Description The imagery on this cross is intended to help the viewer understand the cosmological and moral significance of the Crucifixion, and a naturalistic portrayal of the story was not considered a priority. A compositional feature common to many Mosan enamel works (called Mosan because they were made in the region around the Meuse River) is the use of figures arranged in groups of four, such as the four Evangelists or the personifications of the four cardinal virtues, Wisdom or Prudence, Justice, Fortitude and Temperance. This cross features a rare, if not unique, group of four virtues: Hope is shown at the top of the cross with a chalice and communion wafer; Faith is on the right cross arm, with a baptismal font; Obedience is at the base, holding a cross through which the relics would have been visible; and Innocence is on the left arm, holding the sacrificial lamb associated with Christ. As made clear by the inscriptions, this grouping combines two of the three theological virtues, Faith and Hope, with the unexpected virtues of Obedience and Innocence, an indication perhaps that this was intended for a monastic context, in which the monks might benefit from a constant reminder of their vows, which included chastity, and obedience to their abbot. The cross itself is green, a reference to the tree of life, against a background of colorful stars. It thus presents the Crucifixion as both a cosmological metaphor for the universe, as it was understood by many of the early Greek Fathers of the Church, and also as a moral instrument, demonstrating the virtues of Christ, an interpretation favored by the early Latin Fathers. These two ways of understanding the cross, here represented visually, were intermingled in the writings of many medieval theologians.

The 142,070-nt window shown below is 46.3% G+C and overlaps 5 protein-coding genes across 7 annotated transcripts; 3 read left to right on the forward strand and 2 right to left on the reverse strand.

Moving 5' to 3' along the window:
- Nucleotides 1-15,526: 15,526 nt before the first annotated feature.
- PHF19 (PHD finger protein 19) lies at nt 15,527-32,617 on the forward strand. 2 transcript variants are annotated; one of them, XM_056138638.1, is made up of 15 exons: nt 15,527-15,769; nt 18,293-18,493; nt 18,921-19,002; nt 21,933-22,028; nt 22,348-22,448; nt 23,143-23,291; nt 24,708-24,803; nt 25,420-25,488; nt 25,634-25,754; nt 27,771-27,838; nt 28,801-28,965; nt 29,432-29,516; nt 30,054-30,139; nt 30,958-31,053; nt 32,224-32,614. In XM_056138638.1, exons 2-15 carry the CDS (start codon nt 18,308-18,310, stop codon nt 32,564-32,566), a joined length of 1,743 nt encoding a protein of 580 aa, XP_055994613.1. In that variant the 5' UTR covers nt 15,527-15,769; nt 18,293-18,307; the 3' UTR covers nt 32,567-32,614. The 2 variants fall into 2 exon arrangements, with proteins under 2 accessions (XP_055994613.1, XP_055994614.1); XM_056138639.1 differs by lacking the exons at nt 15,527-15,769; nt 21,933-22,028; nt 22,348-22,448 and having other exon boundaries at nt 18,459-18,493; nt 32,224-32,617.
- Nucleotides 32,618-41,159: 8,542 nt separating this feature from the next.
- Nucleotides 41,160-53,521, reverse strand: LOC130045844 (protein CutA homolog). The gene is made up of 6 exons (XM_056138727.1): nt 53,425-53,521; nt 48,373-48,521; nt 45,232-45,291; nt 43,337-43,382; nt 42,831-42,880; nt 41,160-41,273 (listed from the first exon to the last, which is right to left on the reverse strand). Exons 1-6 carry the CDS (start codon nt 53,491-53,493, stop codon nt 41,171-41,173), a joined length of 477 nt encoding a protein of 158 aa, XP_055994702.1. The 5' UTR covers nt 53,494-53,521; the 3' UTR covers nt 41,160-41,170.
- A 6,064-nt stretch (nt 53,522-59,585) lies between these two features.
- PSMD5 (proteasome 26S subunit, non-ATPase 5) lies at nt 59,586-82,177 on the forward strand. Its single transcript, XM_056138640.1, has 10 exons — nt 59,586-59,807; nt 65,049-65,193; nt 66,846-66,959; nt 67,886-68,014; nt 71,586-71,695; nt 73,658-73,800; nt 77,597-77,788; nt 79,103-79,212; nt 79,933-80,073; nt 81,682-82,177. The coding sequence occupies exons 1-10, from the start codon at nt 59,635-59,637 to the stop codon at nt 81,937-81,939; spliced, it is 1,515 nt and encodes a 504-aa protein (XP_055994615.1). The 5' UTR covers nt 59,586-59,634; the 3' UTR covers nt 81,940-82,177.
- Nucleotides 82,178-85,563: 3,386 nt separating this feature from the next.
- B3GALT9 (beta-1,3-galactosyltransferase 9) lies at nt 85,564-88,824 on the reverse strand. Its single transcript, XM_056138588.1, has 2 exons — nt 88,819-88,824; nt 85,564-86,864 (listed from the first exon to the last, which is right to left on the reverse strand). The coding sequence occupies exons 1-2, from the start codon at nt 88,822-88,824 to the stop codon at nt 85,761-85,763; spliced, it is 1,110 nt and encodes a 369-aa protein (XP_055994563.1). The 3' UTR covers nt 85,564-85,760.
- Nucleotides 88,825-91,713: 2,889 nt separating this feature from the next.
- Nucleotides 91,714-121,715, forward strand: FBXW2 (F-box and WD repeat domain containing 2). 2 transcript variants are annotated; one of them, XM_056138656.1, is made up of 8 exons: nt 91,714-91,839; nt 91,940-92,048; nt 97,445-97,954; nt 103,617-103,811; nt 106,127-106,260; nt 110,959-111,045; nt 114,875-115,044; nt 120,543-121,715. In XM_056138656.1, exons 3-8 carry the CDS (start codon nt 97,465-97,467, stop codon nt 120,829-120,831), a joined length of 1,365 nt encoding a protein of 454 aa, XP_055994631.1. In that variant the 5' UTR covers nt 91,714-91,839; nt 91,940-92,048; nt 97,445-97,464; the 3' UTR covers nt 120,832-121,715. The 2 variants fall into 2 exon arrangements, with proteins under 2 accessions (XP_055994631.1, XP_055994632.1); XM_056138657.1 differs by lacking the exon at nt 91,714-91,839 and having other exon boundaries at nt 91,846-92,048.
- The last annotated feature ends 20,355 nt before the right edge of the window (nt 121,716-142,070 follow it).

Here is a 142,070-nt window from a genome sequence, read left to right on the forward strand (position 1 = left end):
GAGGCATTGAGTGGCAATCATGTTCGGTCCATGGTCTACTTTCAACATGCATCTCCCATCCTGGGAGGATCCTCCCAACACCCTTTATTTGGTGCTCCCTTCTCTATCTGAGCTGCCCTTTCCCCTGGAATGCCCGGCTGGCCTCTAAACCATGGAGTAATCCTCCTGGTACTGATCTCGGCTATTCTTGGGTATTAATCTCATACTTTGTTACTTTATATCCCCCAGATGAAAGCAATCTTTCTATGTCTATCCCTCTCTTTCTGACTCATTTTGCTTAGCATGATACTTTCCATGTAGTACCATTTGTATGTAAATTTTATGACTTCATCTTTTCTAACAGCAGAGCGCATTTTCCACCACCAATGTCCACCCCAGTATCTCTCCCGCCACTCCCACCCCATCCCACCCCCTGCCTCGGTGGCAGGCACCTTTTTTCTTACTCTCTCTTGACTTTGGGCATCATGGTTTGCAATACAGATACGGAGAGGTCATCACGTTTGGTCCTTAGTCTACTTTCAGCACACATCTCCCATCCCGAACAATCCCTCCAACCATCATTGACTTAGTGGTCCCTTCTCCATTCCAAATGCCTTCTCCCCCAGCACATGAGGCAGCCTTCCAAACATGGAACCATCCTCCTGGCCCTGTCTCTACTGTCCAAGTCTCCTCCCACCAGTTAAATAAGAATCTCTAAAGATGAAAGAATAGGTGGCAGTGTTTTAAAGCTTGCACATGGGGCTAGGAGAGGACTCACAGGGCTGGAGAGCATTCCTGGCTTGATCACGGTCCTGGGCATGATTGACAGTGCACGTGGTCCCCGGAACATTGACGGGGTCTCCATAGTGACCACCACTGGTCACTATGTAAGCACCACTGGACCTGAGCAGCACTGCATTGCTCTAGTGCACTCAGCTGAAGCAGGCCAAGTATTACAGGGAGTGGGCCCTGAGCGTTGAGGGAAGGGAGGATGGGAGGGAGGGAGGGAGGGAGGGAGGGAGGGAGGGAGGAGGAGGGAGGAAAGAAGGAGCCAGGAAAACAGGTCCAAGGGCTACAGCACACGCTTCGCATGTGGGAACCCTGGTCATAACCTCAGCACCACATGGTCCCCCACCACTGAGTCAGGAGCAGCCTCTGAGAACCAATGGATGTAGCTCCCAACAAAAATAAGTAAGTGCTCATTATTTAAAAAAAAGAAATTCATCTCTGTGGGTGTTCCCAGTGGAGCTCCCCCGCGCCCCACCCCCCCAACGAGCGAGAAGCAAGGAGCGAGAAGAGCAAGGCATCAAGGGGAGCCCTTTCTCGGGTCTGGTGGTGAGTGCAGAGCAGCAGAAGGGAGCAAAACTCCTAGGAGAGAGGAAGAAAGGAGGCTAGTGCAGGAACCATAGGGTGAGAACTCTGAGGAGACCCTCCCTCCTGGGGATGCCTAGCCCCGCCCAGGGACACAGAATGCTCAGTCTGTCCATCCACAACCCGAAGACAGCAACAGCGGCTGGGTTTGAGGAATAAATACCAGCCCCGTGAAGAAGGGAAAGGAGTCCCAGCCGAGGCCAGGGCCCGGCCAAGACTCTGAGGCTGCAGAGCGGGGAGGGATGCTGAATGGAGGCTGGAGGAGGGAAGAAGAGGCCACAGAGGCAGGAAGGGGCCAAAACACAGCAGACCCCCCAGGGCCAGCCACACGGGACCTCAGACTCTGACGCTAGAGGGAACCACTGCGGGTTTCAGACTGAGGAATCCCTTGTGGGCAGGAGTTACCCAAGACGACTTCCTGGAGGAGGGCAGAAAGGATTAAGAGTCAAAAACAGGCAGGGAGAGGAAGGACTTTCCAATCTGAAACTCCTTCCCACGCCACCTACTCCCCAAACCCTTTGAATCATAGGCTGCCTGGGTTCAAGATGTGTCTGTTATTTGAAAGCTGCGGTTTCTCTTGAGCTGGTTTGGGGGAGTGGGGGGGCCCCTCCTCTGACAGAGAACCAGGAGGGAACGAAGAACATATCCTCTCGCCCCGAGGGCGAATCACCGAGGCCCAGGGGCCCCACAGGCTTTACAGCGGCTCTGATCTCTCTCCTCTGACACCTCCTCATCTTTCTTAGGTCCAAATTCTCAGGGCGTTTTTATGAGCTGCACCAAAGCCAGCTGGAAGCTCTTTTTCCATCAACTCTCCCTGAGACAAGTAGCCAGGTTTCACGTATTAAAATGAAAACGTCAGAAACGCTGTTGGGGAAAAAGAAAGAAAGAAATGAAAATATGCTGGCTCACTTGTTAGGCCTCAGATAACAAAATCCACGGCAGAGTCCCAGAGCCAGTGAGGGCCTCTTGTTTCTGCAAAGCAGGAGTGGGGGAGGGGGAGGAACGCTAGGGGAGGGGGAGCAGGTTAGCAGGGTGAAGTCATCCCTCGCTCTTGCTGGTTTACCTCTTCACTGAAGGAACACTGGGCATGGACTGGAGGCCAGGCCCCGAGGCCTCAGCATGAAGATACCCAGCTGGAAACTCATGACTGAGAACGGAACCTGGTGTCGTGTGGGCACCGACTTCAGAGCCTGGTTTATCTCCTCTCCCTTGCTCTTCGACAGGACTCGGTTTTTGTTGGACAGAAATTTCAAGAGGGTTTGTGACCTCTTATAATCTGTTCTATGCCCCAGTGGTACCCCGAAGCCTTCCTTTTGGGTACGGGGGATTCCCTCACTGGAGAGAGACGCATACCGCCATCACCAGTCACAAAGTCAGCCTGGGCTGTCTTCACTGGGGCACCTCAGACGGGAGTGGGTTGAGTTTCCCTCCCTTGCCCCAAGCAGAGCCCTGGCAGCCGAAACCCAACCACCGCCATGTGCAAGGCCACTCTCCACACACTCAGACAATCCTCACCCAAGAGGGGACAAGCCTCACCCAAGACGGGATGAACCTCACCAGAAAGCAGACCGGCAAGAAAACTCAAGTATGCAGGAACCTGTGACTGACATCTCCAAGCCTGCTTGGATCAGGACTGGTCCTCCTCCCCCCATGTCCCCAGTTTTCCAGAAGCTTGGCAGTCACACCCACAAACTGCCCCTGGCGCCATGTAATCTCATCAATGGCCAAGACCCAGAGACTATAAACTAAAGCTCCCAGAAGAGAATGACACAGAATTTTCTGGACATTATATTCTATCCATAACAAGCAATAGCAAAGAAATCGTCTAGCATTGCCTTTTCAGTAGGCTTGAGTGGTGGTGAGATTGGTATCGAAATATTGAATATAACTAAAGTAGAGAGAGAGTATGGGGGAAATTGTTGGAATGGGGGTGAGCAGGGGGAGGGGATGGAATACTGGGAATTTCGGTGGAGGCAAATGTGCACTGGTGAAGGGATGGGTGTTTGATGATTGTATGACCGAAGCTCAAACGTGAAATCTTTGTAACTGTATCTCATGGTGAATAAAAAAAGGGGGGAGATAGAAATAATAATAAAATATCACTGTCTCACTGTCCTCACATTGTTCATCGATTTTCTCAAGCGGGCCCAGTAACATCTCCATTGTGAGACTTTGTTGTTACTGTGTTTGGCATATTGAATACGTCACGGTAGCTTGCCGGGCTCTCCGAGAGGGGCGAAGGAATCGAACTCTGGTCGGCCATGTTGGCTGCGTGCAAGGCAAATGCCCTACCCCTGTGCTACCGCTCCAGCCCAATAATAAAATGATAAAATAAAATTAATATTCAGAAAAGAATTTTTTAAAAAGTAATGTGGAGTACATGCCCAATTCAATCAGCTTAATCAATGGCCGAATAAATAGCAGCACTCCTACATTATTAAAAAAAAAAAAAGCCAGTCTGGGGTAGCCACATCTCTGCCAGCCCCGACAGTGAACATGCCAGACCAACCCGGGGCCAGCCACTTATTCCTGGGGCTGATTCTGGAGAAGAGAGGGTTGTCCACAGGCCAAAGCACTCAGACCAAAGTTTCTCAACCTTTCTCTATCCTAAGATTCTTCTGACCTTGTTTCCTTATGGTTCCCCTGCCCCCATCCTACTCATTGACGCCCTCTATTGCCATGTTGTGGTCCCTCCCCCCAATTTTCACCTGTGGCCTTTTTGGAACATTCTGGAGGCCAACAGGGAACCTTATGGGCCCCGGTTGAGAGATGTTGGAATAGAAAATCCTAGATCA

|3/22/1962||Examination||examined for loan|
|10/16/2019||Examination||examined for condition|
- Arts of the Middle Ages. Museum of Fine Arts, Boston, Boston. 1940.
- Masterpieces of Art – Century 21 Exposition (Seattle World's Fair). Seattle World's Fair, Seattle. 1962.
- Reliquaries and Ritual: Medieval Objects of Devotion. The Walters Art Gallery, Baltimore. 1984-1985.
- Highlights from the Collection. The Walters Art Gallery, Baltimore. 1998-2001.
- Treasures of Heaven. The Cleveland Museum of Art, Cleveland; The Walters Art Museum, Baltimore; The British Museum, London. 2010-2011.
Provenance Charles Stein, Paris, 1899, by purchase; Sir T. D. Gibson-Carmichael, London, 1902, by purchase; Basilewsky (?) [date and mode of acquisition unknown]; Arnold Seligmann, Paris [date of acquisition unknown], by purchase; Henry Walters, Baltimore [date of acquisition unknown], by purchase; Walters Art Museum, 1931, by bequest.
Inscriptions [Transcription] Clockwise from top: SPES/INOCEN/TIA/ FIDES/OBEDI/ENTIA; [Translation] Hope/Innocence/Faith/Obedience
Credit Acquired by Henry Walters
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